I was attracted by the very direct title, and the book delivered. It is specific, detailed, and honest. I particularly appreciated Tulgan’s warning that becoming a better manager is like starting a fitness program. I’d rather it wasn’t hard, time consuming, and something that requires daily discipline, but I like that he’s up front about it. And that his book has so many specific things to do, answers to objections, and reasons it’s worth it.
Hiring and firing are hard, too, but they are specific events. In many ways I find them easier than the daily discipline of managing well. I found Tulgan’s book useful and encouraging; maybe I should carry copies to give away to managers in stores and restaurants around town….
April 10, 2007
February 21, 2007
The Kauffman Foundation is sponsoring EntrepreneurshipWeek USA, February 24-March 3, 2007. It is all about the importance of being entrepreneurial -- something that goes beyond just starting a business, encompassing entrepreneurial thinking in non-profits, within existing organizations, and more.
Next week's activities range from invention contests to lectures to business movie nights. Check out the nationwide directory and find something in your area. And if you're near Tacoma, Washington, please join me Tuesday night at the University of Puget Sound for my talk "Don't Wait: Why You Should Start a Business Before You Turn 25".
February 18, 2007
Fire Someone Today...in Korea!
For a while, I couldn't decide if the coolest thing about being a first-time author was walking into a bookstore in another city and finding your book on the shelf, or reading a glowing review from a stranger on the web. When a reader from across the country came to take me to lunch (Chapter 19: Buy Lunch) I thought that was it.
But then my copy of the completely unexpected Korean translation arrived.
(To top this I'll need a Korean reader to write a great review and then take me out for bulgogi and kimchi. Mmmm…)
February 14, 2007
Managing random information
I've spent every working day of my life sitting in front of a computer, and yet there is still a pad of Post-it notes next to my keyboard. Why? Why am I still using sticky pieces of paper and typing my voicemail messages into a Windows Notepad file?
Well, I run a software company, and it finally occurred to me that if I am missing a key software productivity tool, I of all people should be able to get it made. And so I did.
NoteScraps is the application I've been wanting for years. And it's awesome.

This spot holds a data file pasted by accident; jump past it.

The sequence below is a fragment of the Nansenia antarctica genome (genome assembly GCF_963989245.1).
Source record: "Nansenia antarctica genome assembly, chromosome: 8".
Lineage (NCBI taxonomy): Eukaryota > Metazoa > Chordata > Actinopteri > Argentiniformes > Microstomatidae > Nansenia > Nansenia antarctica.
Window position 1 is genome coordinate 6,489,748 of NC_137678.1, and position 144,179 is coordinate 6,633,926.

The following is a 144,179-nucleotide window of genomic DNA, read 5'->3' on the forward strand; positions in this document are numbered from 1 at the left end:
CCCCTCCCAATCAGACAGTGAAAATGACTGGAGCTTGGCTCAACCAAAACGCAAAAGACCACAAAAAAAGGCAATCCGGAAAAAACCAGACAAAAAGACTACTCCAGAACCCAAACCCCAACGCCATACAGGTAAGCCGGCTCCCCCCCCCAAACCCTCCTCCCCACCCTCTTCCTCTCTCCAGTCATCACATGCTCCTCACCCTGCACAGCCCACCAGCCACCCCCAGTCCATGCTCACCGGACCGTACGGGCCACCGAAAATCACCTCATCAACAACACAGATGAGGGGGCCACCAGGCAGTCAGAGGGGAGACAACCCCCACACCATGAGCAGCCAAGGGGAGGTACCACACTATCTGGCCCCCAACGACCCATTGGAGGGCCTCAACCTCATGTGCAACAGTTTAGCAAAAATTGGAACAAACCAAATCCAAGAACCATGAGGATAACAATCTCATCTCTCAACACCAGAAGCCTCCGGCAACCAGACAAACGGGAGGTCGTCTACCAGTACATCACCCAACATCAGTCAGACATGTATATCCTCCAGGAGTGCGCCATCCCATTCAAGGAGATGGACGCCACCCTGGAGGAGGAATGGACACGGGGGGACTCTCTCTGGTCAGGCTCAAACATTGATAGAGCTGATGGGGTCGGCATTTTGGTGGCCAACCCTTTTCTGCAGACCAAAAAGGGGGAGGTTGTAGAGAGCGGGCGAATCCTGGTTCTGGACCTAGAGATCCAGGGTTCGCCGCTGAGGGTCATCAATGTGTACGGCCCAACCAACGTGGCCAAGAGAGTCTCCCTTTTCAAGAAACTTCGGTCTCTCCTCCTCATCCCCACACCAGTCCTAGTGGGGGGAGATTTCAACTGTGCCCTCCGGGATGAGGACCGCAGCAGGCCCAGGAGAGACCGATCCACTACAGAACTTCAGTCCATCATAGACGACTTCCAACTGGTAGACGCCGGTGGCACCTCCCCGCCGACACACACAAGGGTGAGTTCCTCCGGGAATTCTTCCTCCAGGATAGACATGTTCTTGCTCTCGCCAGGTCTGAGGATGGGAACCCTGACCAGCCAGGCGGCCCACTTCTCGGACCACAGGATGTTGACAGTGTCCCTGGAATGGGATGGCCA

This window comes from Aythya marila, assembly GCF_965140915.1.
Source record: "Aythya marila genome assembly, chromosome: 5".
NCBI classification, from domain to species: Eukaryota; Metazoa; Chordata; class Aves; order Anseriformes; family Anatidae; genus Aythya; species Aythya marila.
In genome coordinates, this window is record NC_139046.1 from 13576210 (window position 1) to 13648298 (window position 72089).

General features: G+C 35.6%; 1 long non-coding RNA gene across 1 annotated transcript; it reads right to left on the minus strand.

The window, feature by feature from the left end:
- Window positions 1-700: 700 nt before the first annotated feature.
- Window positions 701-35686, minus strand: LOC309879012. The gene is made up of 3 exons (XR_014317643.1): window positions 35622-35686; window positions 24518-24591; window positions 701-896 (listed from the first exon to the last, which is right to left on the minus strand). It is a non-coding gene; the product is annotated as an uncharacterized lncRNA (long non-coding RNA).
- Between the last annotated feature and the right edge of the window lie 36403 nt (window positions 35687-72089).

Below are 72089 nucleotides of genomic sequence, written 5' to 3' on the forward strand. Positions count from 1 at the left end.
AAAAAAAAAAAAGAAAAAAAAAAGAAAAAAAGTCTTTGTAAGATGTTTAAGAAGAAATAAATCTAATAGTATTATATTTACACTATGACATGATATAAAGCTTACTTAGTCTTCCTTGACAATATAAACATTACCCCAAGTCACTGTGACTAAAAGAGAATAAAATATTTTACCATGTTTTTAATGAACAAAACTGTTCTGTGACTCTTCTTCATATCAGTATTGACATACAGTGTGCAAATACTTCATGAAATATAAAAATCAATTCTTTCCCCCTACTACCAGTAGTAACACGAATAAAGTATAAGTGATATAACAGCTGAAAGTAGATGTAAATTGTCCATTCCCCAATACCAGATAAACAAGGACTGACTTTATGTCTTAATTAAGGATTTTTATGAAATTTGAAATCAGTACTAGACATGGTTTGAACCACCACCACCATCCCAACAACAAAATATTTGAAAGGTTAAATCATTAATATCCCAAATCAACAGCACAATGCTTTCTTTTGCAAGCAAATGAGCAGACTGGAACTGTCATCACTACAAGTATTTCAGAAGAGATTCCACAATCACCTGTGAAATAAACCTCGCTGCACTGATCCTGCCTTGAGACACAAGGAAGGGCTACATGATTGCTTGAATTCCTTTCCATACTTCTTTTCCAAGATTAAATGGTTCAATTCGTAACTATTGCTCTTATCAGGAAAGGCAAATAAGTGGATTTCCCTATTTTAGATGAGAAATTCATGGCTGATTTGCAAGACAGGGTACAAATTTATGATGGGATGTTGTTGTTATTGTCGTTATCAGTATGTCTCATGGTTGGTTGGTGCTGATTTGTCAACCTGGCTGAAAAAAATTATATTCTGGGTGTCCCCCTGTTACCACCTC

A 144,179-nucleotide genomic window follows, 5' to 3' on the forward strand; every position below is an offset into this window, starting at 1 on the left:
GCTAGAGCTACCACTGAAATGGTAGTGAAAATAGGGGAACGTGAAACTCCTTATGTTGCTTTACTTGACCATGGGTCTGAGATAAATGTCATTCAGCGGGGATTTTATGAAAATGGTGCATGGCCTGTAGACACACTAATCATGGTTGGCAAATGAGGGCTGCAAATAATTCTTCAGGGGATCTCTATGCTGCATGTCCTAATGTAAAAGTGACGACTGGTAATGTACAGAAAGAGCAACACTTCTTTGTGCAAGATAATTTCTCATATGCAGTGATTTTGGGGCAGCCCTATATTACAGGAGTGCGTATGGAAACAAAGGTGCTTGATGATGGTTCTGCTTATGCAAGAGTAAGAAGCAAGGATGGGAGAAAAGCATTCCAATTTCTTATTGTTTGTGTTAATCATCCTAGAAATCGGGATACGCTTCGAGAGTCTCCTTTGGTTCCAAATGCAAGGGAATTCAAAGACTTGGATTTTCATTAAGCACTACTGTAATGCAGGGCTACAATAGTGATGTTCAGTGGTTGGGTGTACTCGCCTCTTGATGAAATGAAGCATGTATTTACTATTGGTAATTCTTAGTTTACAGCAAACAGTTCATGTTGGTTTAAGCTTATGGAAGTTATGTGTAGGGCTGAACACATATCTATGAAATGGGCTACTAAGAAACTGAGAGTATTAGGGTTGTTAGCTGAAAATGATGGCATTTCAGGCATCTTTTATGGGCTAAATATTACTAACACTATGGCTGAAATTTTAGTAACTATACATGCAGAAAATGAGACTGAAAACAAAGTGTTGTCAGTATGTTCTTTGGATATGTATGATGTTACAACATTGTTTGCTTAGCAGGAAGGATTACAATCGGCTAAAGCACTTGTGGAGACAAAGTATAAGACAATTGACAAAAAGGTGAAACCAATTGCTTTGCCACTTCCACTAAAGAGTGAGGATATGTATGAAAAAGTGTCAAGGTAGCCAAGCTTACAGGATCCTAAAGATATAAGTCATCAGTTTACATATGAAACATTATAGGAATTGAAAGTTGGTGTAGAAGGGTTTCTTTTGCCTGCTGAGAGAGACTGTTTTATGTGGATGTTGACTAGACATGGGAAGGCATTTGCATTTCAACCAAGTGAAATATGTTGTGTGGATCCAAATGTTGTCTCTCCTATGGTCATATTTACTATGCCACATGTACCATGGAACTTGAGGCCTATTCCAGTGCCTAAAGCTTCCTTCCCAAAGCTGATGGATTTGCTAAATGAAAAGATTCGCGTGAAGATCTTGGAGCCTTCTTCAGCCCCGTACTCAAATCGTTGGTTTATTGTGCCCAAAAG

January 18, 2007
Entrepreneurs are the ones sleeping on the floor
I was walking through a retail business with the owner and saw some bedding in the back office. “Working late?” I asked.
He explained that late one night he found his front door locks inoperable. He couldn’t purchase a replacement at that hour, and didn’t want to pay emergency rates for a locksmith, so he had his wife drop off some bedding and he slept on the floor.
As you grow a business you learn to delegate. You give other people some of the chores you used to do yourself. You become a manager. But in times of crisis you can distinguish managers and entrepreneurs. Entrepreneurs will sleep on the floor.
December 29, 2006
Masking tape - the perfect Christmas gift
While visiting one day, my mother overhead me rummaging through the kitchen drawer and lamenting that I never have any masking tape. And knowing that I would never remember to buy any (and that I don’t have the sense to keep a shopping list), she got me a roll.
The perfect gift isn’t something expensive. The perfect gift is one that says I was listening to you. (Not that it would be bad if you gave me something that you overheard me admiring that happened to be expensive… like a 63 foot yacht…)
November 29, 2006
Continental Follows Up
I just got a letter from Continental, dated a week after the emergency landing in Bismarck.
It begins "Thank you for your patience and cooperation during the diversion of flight 1881..." and thanks me three times for my cooperation. And my patience, understanding, and support.
It reports the obvious-to-us-aboard news that after an emergency landing was declared, we were "cleared for landing and arrived without incident."
It expresses appreciation for the assistance given by Northwest Airlines' employees and stiffly relates "The reports indicate that pizza and beverages were served while customers were reaccommodated on alternate flights."
Continental "regret[s] that this situation occurred." But Continental's letter is so long and so stiff that it serves only to highlight the absence of the most obvious (yet missing) sentence: "We're sorry for the inconvenience."
The letter would have been more accurately signed by their attornies ("The Law Firm of Dewey, Cover, Butz & Howe"), not the director of customer care.
But there's a $200 certificate attached to the letter, so I'm okay with it.
November 9, 2006
Last night, half-way through a twice-delayed cross-country flight on Continental, my ears popped suddenly. I felt a rush of cold air at my feet, and as I yawned to equalize the pressure I looked around and saw the other passengers yawning and holding their ears.
Seconds later overhead panels dropped and the yellow oxygen masks, so familiar from the pre-flight safety briefings, appeared above our heads. Probably because there was nothing scary -- no turbulence, no smoke or flaming engine -- my first thought wasn't fear but rather annoyance. Once I saw those masks, and that they aren’t something you push a button to retract, I knew that plane wasn’t going to be taking me home.
(Tip for future reference: You really have to pull hard to snap the mask off the cord that keeps it above head level. Really hard.)
We'd lost cabin pressure for an unknown reason. The pilot took us down to a lower altitude and then landed safely in Bismarck, North Dakota, after an hour of pretty tense flying.
It was after 11 pm, and the airport had already had its last departure. But when we unloaded a plane full of tired, frustrated travelers, the skeleton crew at Northwest Airlines was already working to arrange transportation and lodging for more than 100 passengers. And when Continental decided to fly a new plane in from Houston, to pick us up and continue on to Seattle, the staff rallied to organize snacks, order pizzas, and arrange hotels for people who wanted to stay overnight. TSA screeners and other employees were called back in, and everybody stayed till after 3 am getting us moved to the new plane and safely back in the air.
We landed a whole lot of inconvenience on Northwest and the Bismarck Airport staff, but they were pleasant and cheerful and went out of their way to be helpful. They made an awful night a whole lot better.